A while ago, I stumbled across a bit of Python for generating Markov Chains here. Basically it takes a large body of text (in this case, the King James Bible from project Gutenberg (although for my purposes I stripped out all of Gutenberg’s preamble, licensing details, book, chapter, and verse numbers etc. leaving just the text)) and from a random starting point of two consecutive words in the base text, randomly pick a word that follows those two words. (So from the Bible example, ‘In the’ might be followed by ‘beginning’, or by ‘sweat’, ‘day’, ‘six’, ‘selfsame’, ‘same’, ‘selfsame’, ‘mount’, ‘cave’, ‘tenth’, ‘first’, ‘third’, ‘tabernacle’…)

Now, I just saved the code from the Agiliq blog as markov.py and in the same path, save the Bible text as KingJamesBible.txt and also the following Python code as markovbibletweet.py:

#!/usr/bin/python
""" Uses markov.py to generate tweet-length texts from the Bible (AV). """

from markov import Markov

class MarkovBibleTweet(object):

    def __init__(self, url):
        "Generate the markov chain stuff first."
        file_ = open(url, 'r')
        self.mkov = Markov(file_)

    def tweet(self):
        "Trim the tweet to the start of a sentence and end of a word."
        twit = self.mkov.generate_markov_text(100)
        while twit[0] not in 'ABCDEFGHIJKLMNOPQRSTUVWXYZ':
            twit = twit[1:]
        twit = twit[:140]
        while twit != '' and twit[-1] not in ';:?.,!':
            twit = twit[:-1]

        if twit == '':
            twit = self.tweet()
        else:
            if twit[-1] in ';:,':
                twit = twit[:-1] + '.'
        return twit

if __name__ == '__main__':
    m = MarkovBibleTweet('KingJamesBible.txt')
    print m.tweet()

Now this code actually “does the business”, generating the tweet and trimming it to fit into 140 characters. So how do we get this actually posted onto Twitter? The answer lies with tweepy.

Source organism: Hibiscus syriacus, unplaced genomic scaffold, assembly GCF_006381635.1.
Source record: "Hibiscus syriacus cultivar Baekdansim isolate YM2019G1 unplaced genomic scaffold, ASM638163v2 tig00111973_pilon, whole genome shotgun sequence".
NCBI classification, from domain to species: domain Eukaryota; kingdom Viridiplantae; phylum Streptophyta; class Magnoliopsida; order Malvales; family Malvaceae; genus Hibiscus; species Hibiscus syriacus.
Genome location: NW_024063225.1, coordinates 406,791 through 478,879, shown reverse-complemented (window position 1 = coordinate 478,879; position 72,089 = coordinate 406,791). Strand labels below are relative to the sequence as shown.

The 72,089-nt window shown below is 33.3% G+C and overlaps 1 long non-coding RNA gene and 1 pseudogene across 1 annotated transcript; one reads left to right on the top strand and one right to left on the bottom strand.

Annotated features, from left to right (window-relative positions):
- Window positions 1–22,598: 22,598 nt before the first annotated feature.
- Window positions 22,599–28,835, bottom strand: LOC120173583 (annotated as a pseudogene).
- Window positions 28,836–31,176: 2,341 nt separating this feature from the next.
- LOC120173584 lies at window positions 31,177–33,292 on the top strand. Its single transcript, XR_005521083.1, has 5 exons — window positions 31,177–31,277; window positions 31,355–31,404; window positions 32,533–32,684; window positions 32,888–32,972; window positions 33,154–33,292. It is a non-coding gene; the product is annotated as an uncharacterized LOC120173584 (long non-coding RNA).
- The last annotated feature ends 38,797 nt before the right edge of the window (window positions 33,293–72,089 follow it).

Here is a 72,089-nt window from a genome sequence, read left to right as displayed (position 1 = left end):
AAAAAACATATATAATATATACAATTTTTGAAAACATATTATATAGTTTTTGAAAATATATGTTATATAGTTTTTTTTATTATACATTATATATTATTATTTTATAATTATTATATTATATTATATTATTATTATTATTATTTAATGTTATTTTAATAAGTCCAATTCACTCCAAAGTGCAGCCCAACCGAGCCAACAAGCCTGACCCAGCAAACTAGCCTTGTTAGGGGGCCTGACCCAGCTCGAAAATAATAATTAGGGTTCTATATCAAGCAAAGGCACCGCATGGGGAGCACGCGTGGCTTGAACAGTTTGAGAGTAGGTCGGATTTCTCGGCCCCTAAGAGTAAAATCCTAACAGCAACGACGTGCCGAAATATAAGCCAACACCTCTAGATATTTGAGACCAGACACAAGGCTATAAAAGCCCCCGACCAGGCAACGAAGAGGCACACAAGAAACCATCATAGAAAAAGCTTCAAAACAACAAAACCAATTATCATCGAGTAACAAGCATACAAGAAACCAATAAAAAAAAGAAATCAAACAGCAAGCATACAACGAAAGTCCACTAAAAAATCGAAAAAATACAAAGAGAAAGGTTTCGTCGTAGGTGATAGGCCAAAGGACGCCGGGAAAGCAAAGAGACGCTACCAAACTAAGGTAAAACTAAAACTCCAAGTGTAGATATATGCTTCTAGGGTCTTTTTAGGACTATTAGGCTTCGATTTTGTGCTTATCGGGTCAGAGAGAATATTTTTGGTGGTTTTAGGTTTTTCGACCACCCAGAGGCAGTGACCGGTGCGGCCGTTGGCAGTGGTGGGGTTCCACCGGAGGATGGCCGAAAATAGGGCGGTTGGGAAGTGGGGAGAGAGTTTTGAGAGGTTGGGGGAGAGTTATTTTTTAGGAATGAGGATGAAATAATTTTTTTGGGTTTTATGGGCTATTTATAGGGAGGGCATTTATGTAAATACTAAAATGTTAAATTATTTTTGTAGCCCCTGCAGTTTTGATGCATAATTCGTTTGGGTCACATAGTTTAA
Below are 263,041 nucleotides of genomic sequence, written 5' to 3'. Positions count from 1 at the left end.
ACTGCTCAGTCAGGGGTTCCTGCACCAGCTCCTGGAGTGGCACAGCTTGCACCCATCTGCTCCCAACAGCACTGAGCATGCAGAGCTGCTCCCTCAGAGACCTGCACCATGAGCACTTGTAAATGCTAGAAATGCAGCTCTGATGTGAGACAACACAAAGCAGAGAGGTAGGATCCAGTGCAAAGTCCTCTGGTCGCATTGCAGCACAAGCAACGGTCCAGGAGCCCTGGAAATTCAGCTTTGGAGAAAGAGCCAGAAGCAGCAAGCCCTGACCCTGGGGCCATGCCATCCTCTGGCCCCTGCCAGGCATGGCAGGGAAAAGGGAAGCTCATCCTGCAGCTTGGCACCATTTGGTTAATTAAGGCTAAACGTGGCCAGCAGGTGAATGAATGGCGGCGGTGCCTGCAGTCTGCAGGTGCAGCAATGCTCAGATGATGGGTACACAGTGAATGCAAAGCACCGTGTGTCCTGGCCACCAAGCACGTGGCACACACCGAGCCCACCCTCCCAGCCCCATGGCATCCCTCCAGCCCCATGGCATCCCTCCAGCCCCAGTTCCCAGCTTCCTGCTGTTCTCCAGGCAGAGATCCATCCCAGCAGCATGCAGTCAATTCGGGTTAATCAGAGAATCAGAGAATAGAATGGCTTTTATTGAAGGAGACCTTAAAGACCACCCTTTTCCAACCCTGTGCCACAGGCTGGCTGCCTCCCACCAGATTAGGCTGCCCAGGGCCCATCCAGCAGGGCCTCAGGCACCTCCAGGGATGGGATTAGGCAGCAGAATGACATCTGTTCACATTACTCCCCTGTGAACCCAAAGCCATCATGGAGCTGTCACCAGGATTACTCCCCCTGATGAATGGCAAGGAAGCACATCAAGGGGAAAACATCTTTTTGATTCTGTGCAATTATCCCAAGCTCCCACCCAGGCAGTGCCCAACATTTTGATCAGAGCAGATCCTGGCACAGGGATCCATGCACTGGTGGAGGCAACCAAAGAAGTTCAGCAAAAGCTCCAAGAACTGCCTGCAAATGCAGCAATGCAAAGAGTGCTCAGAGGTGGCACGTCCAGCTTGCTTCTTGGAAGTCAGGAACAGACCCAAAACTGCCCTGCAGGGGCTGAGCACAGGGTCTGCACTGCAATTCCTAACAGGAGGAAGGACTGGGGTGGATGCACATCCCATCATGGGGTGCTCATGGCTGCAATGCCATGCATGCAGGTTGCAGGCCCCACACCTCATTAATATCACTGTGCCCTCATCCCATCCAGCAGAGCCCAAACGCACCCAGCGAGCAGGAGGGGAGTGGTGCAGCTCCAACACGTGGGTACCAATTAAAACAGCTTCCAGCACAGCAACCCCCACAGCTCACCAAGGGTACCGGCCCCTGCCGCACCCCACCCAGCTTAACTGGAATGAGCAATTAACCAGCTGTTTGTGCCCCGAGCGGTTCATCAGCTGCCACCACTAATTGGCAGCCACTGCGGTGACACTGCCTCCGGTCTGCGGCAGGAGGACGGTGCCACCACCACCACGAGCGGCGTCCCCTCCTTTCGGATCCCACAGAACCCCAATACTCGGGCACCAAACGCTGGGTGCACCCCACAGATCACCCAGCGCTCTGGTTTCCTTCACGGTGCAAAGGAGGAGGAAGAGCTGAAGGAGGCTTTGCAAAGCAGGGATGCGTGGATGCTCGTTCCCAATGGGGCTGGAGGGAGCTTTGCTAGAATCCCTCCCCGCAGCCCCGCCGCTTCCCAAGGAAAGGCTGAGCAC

To be continued…

Posted in Python | Leave a comment

The Second Coming

Turning and turning in the widening gyre
The falcon cannot hear the falconer;
Things fall apart; the centre cannot hold;
Mere anarchy is loosed upon the world,
The blood-dimmed tide is loosed, and everywhere
The ceremony of innocence is drowned;
The best lack all conviction, while the worst
Are full of passionate intensity.

Surely some revelation is at hand;
Surely the Second Coming is at hand.
The Second Coming! Hardly are those words out
When a vast image out of Spiritus Mundi
Troubles my sight: a waste of desert sand;
A shape with lion body and the head of a man,
A gaze blank and pitiless as the sun,
Is moving its slow thighs, while all about it
Wind shadows of the indignant desert birds.

The darkness drops again but now I know
That twenty centuries of stony sleep
Were vexed to nightmare by a rocking cradle,
And what rough beast, its hour come round at last,
Slouches towards Bethlehem to be born?

William Butler Yeats, 1920

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Frog base extended

Following on from the previous two posts, if you unfold your frog base so that it’s back to a flat square, you will see that the crease pattern looks something like this:

Frog base crease-pattern.

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Posted in frog, Origami | Leave a comment

…and from a frog-base to a frog

Take your frog base (see previous post)

1: Fold the four shorter points up inside. 2: Narrow the four longer points with mountain-folds. 3: Reverse-fold the first two points to form the front legs. 4: Reverse-fold the other two points to form the back legs.

Continue reading

Posted in frog, Origami | 2 Comments